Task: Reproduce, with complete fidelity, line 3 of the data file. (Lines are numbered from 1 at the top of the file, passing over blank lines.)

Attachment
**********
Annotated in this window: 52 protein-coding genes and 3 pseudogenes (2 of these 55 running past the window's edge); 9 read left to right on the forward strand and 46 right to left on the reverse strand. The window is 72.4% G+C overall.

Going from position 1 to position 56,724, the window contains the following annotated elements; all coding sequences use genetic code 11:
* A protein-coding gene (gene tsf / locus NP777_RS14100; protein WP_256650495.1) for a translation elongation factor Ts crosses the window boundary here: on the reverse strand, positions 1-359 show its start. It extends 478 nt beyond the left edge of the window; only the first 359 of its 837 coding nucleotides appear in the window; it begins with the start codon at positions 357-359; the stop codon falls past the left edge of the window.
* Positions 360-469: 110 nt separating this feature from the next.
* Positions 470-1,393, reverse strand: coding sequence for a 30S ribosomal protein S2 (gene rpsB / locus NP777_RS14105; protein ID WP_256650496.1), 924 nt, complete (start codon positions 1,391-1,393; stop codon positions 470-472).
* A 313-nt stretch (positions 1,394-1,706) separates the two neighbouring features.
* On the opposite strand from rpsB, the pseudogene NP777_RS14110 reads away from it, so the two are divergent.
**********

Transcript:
* A protein-coding gene (gene tsf / locus NP777_RS14100; protein WP_256650495.1) for a translation elongation factor Ts crosses the window boundary here: on the reverse strand, positions 1-359 show its start. It extends 478 nt beyond the left edge of the window; only the first 359 of its 837 coding nucleotides appear in the window; it begins with the start codon at positions 357-359; the stop codon falls past the left edge of the window.